In Crimea, a victory for authoritarianism
Following a telephone conversation with President Vladimir Putin about Ukraine and Crimea, German chancellor Angela Merkel is reported to have said that he is living in another world. That sounds like condemnation but it is really a dispassionate statement. In much the same way, the inmates of a lunatic asylum might say that their psychiatrist is living in another world. He is. But his world is the real one; the inmates inhabit a world of illusions. In which worlds are Putin and Merkel respectively living?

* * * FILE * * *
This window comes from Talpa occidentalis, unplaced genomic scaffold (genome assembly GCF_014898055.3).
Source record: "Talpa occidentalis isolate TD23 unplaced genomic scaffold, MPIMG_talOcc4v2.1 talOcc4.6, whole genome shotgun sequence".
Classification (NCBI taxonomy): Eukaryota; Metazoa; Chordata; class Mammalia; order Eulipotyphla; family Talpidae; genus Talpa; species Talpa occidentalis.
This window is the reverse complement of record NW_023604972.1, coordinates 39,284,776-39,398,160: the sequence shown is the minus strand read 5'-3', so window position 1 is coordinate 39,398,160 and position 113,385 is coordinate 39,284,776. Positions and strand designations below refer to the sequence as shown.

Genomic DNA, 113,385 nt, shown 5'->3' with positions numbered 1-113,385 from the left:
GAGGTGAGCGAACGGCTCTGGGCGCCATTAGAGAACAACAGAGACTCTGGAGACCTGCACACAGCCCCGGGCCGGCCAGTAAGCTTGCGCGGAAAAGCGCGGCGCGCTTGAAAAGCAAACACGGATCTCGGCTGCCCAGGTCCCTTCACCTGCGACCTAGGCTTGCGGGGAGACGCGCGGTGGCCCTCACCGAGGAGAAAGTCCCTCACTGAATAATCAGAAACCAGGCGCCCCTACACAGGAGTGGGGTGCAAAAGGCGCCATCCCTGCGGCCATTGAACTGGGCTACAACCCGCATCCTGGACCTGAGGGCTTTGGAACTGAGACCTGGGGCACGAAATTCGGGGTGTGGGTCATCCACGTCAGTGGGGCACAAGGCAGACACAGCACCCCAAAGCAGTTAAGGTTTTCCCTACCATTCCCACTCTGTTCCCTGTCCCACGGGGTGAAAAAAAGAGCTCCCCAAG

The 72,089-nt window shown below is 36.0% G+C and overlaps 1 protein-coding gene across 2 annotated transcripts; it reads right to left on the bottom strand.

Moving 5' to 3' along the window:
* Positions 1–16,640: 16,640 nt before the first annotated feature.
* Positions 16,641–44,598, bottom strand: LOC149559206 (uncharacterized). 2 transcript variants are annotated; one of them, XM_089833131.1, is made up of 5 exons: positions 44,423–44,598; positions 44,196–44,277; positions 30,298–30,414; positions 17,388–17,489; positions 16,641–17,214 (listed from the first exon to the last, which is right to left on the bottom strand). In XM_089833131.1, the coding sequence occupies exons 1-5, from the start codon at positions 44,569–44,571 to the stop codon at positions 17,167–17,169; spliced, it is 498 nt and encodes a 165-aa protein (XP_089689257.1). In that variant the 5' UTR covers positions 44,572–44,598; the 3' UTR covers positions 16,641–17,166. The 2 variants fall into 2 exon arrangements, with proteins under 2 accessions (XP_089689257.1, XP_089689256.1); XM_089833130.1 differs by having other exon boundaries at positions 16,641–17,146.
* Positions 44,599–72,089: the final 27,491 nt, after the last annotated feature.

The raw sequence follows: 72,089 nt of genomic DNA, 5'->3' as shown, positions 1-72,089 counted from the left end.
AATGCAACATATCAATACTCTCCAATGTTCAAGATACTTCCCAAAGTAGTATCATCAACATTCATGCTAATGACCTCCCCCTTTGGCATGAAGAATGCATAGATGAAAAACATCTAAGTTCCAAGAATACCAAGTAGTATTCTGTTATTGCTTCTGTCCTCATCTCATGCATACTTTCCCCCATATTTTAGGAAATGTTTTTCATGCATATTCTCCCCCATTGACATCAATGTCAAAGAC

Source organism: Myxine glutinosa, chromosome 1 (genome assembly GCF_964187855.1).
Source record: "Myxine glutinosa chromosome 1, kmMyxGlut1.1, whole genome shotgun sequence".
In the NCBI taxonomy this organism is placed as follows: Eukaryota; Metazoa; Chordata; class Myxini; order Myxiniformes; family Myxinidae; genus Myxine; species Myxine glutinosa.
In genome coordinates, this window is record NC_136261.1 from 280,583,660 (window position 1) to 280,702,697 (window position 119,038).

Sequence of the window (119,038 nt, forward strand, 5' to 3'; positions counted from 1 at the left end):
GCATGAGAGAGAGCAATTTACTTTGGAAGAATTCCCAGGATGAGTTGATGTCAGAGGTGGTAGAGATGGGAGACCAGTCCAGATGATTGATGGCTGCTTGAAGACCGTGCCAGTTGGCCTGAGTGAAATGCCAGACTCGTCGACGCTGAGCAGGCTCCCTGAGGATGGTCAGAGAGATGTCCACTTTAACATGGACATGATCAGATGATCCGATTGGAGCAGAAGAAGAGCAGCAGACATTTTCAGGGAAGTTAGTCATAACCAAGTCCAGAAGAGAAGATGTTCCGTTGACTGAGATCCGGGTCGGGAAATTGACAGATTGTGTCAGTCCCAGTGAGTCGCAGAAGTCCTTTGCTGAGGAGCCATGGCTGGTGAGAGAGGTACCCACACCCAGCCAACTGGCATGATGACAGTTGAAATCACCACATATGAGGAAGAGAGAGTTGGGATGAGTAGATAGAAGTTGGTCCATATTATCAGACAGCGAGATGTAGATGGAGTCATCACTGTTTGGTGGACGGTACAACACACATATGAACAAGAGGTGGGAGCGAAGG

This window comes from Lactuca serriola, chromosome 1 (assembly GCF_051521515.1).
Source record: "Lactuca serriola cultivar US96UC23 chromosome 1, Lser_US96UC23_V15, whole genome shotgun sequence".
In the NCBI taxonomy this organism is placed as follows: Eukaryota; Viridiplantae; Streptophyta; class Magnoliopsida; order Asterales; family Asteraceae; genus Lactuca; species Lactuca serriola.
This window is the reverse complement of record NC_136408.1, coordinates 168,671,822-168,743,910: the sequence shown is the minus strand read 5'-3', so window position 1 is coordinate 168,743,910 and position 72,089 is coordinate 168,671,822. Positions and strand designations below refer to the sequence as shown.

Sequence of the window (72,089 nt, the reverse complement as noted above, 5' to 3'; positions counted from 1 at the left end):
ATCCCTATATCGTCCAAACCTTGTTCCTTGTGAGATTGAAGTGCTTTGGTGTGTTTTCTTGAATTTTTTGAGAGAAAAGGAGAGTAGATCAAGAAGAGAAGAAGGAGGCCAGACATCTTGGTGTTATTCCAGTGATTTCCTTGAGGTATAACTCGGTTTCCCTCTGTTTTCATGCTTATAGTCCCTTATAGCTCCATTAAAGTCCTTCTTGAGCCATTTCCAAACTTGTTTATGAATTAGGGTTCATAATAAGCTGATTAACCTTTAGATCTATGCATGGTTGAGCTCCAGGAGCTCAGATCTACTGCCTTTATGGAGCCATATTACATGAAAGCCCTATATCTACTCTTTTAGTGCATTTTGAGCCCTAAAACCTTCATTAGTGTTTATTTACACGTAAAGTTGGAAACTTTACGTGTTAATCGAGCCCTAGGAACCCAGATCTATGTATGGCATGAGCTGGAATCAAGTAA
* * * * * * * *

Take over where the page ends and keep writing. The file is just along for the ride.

Merkel is living in the post–Cold War world that began in 1989 and was entrenched by the failure of the 1991 Soviet counter-coup. It is in its way a very pleasant world — a place of peace dividends, reduced military budgets, arms reduction and nuclear disarmament, alliances between former enemies, free-trade agreements, largely free capital movements, the growth of international organizations and their influence, the spread of international law and regulation, and economic growth. One characteristic fruit of this world was the Budapest Declaration of 1994, under which Ukraine surrendered its nuclear weapons in return for security and territorial guarantees from Russia, the U.S., and Britain.